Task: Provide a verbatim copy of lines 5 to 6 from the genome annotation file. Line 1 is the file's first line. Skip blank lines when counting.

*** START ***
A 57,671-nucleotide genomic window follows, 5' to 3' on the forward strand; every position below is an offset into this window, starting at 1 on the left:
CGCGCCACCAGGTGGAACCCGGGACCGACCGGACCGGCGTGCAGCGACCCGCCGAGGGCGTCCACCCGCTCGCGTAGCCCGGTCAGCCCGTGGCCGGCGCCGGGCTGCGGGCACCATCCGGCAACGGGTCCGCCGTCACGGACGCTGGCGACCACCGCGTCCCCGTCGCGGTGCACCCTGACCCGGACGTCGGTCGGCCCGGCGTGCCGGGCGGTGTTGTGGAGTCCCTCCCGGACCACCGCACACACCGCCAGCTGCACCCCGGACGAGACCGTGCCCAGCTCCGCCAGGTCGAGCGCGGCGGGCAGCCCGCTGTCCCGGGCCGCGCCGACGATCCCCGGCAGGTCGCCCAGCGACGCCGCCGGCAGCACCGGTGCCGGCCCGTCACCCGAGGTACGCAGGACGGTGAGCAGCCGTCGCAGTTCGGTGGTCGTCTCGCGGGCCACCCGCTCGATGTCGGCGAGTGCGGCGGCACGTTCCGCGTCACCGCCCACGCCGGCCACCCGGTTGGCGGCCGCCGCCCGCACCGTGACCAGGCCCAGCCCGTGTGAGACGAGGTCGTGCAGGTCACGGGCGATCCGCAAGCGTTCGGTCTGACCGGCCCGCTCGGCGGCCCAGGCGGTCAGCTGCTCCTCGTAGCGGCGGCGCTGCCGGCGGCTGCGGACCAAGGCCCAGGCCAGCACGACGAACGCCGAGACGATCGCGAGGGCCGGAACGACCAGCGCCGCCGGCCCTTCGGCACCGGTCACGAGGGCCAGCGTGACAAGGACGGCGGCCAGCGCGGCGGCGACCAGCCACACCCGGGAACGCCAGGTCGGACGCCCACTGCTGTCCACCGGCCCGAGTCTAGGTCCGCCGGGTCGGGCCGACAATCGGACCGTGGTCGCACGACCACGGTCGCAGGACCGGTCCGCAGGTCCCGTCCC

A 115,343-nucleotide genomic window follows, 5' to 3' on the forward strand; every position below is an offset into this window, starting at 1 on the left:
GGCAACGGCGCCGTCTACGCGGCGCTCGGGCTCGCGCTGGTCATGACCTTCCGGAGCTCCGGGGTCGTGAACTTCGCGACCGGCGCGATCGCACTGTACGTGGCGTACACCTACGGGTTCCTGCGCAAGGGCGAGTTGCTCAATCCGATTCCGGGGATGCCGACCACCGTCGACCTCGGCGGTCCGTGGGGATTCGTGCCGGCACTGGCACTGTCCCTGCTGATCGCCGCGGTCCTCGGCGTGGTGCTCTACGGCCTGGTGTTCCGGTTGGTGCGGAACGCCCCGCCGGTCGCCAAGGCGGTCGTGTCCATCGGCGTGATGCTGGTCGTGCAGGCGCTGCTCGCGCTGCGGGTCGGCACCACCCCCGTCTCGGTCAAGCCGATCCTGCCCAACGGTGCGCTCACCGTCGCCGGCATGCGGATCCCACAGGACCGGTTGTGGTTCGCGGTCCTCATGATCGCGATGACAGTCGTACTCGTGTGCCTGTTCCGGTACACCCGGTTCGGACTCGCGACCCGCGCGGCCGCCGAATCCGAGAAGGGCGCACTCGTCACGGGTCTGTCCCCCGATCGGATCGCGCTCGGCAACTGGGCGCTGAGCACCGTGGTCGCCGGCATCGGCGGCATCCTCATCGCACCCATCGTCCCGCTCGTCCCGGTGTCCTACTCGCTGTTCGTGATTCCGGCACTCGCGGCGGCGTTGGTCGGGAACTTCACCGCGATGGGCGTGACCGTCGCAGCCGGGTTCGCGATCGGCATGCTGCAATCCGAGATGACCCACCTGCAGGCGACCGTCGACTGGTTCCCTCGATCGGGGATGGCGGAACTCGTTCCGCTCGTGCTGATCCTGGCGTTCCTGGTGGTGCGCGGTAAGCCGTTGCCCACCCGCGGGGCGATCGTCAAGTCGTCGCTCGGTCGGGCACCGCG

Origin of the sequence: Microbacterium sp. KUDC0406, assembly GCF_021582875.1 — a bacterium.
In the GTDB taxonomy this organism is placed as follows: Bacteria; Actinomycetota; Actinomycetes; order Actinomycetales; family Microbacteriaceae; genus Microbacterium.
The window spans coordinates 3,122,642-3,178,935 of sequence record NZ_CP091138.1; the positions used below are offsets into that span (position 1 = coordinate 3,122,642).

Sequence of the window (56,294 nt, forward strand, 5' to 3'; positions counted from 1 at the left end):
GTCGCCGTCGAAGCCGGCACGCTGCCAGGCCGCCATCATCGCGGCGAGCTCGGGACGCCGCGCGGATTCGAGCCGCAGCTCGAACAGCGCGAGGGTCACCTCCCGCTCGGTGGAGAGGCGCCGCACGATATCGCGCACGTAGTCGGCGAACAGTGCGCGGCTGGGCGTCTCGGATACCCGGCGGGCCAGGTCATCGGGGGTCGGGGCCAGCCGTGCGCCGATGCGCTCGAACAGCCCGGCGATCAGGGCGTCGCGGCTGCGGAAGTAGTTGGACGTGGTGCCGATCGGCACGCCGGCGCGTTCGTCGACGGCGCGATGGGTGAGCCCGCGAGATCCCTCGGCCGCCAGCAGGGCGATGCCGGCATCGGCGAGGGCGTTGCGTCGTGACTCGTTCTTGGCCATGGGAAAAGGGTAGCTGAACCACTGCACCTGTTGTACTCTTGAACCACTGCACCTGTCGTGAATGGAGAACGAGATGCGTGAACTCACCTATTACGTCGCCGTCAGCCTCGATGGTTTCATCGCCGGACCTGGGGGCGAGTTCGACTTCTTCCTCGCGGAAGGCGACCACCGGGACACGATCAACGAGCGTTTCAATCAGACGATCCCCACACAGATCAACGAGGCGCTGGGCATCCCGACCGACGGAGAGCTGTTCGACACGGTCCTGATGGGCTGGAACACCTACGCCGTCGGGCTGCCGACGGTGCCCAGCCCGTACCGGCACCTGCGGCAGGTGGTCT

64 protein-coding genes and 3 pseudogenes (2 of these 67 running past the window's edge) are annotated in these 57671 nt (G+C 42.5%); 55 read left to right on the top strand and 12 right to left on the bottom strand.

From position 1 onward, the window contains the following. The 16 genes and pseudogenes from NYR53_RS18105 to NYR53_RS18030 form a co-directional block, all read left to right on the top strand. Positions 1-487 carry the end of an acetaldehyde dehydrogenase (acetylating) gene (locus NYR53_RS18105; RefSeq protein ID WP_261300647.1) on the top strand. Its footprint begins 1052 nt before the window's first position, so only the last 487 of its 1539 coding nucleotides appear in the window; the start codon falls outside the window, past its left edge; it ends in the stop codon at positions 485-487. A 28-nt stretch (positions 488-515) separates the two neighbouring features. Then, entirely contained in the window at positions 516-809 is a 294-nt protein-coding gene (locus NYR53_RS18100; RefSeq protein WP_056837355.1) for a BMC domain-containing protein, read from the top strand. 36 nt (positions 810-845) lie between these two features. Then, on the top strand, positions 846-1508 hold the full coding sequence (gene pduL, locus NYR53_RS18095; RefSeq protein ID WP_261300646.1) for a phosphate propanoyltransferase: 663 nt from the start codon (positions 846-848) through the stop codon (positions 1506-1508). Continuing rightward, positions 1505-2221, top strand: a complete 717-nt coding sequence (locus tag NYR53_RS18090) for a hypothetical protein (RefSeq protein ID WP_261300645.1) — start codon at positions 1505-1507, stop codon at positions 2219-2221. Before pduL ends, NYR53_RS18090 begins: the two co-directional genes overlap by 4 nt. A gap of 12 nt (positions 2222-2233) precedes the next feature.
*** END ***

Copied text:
Origin of the sequence: Microbacterium sp. KUDC0406, assembly GCF_021582875.1 — a bacterium.
In the GTDB taxonomy this organism is placed as follows: Bacteria; Actinomycetota; Actinomycetes; order Actinomycetales; family Microbacteriaceae; genus Microbacterium.